Sir Richard Kenworthy has less than a month to find a bride. He knows he can’t be too picky, but when he sees Iris Smythe-Smith hiding behind her cello at her family’s infamous musicale, he thinks he might have struck gold. She’s the type of girl you don’t notice until the second—or third—look, but there’s something about her, something simmering under the surface, and he knows she’s the one.
Iris Smythe–Smith is used to being underestimated. With her pale hair and quiet, sly wit she tends to blend into the background, and she likes it that way. So when Richard Kenworthy demands an introduction, she is suspicious. He flirts, he charms, he gives every impression of a man falling in love, but she can’t quite believe it’s all true. When his proposal of marriage turns into a compromising position that forces the issue, she can’t help thinking that he’s hiding something . . . even as her heart tells her to say yes.
Richard is in a bind and is in serious need of a wife. he is attending the annual Smythe-Smith concert and spots Irish playing the cello, thinking she’ll do, he will just have to convince her. As Iris is playing her cello, she wonders why that idiot of a man is staring at her? Did she have something on her dress? Something in her hair? His intent staring was unnerving her, making her angry.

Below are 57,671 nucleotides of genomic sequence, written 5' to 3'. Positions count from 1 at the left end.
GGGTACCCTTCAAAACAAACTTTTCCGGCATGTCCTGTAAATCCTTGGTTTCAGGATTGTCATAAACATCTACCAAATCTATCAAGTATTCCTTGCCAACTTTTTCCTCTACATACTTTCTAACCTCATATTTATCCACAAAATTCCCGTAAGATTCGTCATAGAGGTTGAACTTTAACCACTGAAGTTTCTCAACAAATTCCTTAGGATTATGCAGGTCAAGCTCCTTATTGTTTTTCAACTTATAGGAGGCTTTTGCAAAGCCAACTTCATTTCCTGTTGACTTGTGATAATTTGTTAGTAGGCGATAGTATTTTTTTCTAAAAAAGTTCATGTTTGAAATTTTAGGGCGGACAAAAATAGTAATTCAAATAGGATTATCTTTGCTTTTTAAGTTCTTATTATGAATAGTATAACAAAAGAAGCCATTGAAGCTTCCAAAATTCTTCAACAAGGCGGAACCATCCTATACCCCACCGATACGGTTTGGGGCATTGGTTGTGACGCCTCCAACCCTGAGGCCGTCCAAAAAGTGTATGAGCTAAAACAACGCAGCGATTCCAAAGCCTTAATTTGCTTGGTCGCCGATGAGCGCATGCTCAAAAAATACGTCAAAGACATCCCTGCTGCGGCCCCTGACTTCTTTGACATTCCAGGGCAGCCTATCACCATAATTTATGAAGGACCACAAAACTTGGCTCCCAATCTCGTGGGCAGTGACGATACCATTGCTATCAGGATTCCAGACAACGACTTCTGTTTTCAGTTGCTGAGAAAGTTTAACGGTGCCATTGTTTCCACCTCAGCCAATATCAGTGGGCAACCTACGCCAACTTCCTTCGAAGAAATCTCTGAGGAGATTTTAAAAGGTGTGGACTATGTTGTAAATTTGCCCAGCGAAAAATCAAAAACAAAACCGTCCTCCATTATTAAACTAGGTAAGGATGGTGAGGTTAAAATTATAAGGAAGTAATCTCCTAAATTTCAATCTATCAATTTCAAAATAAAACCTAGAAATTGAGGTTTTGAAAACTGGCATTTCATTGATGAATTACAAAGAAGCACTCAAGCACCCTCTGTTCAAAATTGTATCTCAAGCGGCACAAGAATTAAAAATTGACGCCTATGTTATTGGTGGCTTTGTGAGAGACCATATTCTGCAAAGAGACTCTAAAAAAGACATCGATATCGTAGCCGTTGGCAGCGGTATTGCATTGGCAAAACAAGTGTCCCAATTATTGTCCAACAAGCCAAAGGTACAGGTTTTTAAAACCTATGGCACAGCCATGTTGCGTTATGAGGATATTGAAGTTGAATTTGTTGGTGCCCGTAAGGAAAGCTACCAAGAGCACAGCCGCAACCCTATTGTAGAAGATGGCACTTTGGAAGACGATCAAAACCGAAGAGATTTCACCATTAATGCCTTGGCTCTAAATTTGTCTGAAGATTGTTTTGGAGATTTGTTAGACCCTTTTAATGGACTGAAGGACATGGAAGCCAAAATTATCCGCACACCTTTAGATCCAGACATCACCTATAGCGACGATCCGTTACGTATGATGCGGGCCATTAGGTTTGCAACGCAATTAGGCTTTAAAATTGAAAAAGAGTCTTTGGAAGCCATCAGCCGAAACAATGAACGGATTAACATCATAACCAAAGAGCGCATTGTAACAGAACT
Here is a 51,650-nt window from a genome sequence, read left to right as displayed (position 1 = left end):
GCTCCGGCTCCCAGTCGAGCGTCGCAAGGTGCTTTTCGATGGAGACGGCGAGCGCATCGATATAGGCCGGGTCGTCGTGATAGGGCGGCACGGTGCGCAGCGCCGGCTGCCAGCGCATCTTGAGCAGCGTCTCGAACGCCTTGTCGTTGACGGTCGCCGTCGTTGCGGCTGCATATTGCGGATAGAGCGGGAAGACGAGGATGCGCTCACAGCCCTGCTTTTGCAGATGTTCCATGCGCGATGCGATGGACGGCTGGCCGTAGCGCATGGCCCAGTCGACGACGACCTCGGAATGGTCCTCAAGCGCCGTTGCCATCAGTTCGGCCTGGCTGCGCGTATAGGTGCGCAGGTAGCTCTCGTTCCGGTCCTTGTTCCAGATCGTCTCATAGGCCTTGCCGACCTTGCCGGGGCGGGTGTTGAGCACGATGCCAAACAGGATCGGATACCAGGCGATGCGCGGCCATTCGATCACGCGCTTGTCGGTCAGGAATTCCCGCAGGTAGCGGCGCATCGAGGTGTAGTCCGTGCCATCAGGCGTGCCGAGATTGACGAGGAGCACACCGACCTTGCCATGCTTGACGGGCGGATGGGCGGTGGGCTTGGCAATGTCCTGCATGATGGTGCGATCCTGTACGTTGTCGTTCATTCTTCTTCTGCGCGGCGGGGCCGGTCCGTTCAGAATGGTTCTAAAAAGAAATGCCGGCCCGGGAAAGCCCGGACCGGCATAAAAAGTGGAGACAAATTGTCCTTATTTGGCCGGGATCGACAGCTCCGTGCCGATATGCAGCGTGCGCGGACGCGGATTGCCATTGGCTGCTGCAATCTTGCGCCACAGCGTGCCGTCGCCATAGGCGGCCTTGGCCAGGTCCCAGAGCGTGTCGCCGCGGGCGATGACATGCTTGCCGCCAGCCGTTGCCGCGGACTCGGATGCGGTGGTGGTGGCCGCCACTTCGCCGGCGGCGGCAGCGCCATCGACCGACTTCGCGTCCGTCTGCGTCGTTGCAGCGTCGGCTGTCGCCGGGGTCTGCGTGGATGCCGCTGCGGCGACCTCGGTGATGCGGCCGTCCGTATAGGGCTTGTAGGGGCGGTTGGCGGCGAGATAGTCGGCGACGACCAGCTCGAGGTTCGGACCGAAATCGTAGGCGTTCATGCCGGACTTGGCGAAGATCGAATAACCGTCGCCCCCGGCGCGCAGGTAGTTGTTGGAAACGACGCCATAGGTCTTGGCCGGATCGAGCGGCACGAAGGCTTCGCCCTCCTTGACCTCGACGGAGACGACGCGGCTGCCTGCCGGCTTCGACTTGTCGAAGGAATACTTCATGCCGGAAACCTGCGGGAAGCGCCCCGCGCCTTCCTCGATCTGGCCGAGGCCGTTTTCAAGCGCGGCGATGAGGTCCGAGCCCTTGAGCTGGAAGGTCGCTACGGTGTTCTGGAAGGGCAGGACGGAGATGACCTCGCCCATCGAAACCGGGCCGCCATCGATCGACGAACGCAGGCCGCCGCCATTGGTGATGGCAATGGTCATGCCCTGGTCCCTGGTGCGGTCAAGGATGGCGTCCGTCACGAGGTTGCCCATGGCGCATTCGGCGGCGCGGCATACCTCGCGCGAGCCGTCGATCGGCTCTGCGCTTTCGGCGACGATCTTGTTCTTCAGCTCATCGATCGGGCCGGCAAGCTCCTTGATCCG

A week after the concert, Richard finds Irish again, deciding it’s time to ask her to be his wife. Shocked clear down to her toes, Iris can’t mutter a solid word. She tells him she needs time, which wasn’t the answer he was seeking. Feeling desperate, he kisses Iris, hoping someone will walk in on them and they’d be forced to marry, which that is exactly what happens. Richard takes Irish to his home and she notices that their marriage isn’t normal as they don’t share a bedroom, nor has he attempted to consummate their marriage.
Soon Richard’s younger sisters arrive, not expecting to see him married. The real reason Richard needed a wife comes out and Irish isn’t happy about it. She feels duped, but as she is stuck, she decides to go along with this scheme, although she isn’t happy about it. Eventually near the end, Irish manages to resolve the problem with Richard’s younger sister had that he was covering up – his secret -, which in the end, gives his sister a happy ending and Richard and Irish can finally live truly man and wife.
I will stay I enjoyed the first three of this series, but this one was ok, kinda ‘meh’ for me. The only part that I really enjoyed was the play Harriet put on. Now that was down right, laugh out hilarious. Twigs glued to a piano, children dressed up as sheep licking the piano legs, Frances getting a horn glued to her head – it was too much, but in a good kind of too much. At least there was that scene in the book. I don’t know if I would re-read this one though as it wasn’t one of my favorites.